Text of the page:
The Tourist

The Tourist promised to be an exciting combination of stunning venitian settings, headline stars and thrilling chases. Angelina Jolie plays the mysterious Elise, under surveillance from both Interpol and a shady group of gangsters. It becomes clear that she is somehow involved with a multi-million pound thief named Alexander Pearce, who instructs her to board a particular train and find someone of his height and build to be seen with. She soon meets maths teacher Frank (Johnny Depp) and uses him as an unwitting pawn in her mission. Being a simple tourist from Wisconsin, he is out of his depth in the stylish, fast-moving world inhabited by Elise, and when the pair arrive in Venice, Frank is mistaken for Pearce, and finds himself under attack from all sides. Menacing underworld types, flustered Interpol agents and corrupt local police converge on Frank, who finds himself on the run with Elise, unsure of who to trust.

The cast are clearly having fun on their roles, with Jolie in the sort of role she is perfect for, a classic femme fatale who pouts and flutters her way into Depp’s life. Depp is the highlight here, and it is refreshing to see him cast off the one-liners and caricatured performances with which he is in danger of becoming typecast, for a more subtle depiction of an everyman caught up in a situation way over his head. He is beliveable and likeable as Frank, the many little visual cues he gives us really give us a feel for the character – as he fumbles to open a window, or stuggles with awkward conversation we really do become attached to him as he stumbles his way through the dangerous world of espionage. The scenes between Depp and Jolie could be seen to be a little one-note, but the pair do share some entertaining exchanges which will raise a few laughs. The support cast also throws up some real treats, with Paul Bettany making a convincingly flustered detective on Jolie’s trail, Steven Berkoff a menacing gangster and the always entertaining Timothy Dalton appearing as Bettany’s boss.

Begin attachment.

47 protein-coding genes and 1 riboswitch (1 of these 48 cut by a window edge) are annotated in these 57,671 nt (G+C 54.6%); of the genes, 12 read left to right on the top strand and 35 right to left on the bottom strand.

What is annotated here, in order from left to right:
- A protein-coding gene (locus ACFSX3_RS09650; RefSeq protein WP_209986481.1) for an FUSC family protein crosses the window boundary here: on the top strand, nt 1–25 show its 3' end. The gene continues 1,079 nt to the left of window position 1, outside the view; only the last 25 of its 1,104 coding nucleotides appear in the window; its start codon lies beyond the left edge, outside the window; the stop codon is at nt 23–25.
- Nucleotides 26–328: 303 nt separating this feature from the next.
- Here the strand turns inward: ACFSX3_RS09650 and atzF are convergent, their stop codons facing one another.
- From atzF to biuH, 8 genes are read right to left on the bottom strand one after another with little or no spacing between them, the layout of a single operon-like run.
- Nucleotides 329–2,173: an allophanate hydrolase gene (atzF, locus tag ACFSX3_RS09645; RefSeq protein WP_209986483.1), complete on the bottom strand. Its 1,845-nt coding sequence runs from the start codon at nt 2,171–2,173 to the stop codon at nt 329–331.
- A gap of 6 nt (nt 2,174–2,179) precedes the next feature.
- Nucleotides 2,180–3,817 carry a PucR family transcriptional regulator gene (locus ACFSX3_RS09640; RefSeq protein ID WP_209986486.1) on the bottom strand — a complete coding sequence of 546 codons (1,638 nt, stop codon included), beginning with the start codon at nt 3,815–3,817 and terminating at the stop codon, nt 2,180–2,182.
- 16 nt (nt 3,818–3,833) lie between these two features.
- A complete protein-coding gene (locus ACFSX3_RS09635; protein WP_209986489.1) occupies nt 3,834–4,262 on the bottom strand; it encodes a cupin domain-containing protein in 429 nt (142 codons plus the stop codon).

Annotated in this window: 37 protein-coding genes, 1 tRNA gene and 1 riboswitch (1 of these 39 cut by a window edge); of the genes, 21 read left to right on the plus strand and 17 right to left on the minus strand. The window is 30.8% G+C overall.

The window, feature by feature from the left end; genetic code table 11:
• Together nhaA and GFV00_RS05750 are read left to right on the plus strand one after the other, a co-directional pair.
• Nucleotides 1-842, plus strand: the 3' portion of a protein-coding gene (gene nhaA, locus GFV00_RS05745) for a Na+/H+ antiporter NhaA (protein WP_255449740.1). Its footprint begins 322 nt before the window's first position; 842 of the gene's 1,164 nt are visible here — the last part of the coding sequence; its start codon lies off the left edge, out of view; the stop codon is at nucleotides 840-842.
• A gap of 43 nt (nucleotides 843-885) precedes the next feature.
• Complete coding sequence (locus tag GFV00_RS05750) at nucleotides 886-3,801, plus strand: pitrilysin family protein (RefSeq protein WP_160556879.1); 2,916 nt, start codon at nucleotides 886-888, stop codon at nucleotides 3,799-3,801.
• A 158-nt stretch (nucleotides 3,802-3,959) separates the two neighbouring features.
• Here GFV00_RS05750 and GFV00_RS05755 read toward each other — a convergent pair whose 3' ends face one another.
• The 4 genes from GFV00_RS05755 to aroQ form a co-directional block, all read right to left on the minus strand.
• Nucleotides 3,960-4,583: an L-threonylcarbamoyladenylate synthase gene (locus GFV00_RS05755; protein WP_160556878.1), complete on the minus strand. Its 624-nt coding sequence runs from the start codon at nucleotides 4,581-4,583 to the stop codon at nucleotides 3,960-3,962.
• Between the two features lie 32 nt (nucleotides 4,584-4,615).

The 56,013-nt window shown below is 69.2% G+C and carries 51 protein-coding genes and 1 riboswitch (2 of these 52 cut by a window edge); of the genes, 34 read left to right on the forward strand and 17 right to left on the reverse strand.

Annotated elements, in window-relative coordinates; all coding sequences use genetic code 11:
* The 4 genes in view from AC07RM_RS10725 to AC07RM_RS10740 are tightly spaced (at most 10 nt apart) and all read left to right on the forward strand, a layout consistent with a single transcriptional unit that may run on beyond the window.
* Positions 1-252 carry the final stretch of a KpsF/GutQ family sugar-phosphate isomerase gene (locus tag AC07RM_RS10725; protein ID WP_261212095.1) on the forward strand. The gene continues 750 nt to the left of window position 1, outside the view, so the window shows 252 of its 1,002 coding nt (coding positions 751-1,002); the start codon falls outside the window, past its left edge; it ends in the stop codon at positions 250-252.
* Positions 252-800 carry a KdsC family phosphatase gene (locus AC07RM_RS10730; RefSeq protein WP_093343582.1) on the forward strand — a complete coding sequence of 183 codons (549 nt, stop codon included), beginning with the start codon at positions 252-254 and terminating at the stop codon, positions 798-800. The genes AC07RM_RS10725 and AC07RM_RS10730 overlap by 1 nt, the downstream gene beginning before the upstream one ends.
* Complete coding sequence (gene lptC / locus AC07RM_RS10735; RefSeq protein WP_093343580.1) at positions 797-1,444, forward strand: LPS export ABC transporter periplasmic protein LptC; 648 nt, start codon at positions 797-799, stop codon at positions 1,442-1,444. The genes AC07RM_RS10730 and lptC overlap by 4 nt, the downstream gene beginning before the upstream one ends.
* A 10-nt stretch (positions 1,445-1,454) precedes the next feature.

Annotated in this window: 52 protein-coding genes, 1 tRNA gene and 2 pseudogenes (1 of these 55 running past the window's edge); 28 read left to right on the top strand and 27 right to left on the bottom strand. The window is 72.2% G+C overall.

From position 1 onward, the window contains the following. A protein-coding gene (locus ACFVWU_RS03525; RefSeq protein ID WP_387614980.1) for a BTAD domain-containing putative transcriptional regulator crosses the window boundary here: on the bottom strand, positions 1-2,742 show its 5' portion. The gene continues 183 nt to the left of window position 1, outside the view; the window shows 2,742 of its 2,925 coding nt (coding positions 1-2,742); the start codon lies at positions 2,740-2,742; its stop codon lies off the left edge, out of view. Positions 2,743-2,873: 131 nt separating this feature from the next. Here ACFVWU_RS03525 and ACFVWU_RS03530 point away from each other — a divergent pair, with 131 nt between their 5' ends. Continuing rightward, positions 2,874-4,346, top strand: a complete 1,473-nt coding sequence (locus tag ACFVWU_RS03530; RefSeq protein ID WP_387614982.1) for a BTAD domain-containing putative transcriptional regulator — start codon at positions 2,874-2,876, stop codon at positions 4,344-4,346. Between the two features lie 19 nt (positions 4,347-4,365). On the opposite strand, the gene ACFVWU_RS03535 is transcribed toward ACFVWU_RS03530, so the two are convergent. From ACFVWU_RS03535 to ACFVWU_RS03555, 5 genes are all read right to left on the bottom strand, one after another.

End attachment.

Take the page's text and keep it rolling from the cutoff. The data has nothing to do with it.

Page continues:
Venice makes for an excellent setting for this kind of story, with the twisting canals and colourful locals forming a good basis for chases and action sequences. The sensational locales are aided by expensive speedboats, suits and restaurants to give off the visual vibe of a Bond film. The action sequences are solid, although there are surprisingly few of them. A highlight is a chase through the canals in two speedboats bound together by rope which manages to maintain exitement and tempo for the audience. The other main action scene is a rooftop chase, but sadly the chief effect of these sequences are to leave the viewer hungry for more.

The Tourist unfortunately seems to be unsure of itself, veering awkwardly between a taut thriller and a spy spoof – perhaps the best example being the opening scene in which Jolie is staked out by French authorities. The tempo and visuals of the scene suggest a serious tone, whilst a confusingly comedic score plays over the background as the comically incompetent police fail to apprehend their target again and again. This continues through much of the film, with the elegant settings and fairly well developed plot being permeated by some baffling pratfalls and ill-judged comedy relief – often in the middle of key scenes.

Where The Tourist succeeds most, though, is in these comedy moments. The audience will certainly laugh in all the right places, which feature Depp at the centre of most of them – cornered in his hotel room, his call to the help desk is sure to raise a few laughs, as are the exchanges between Frank and the Italian police chief attempting to comprehend his story. Sadly, these moments are not quite enough to raise the film above a by-the-numbers medocrity which is certainly entertaining, just not the exceptional film the cast deserves.

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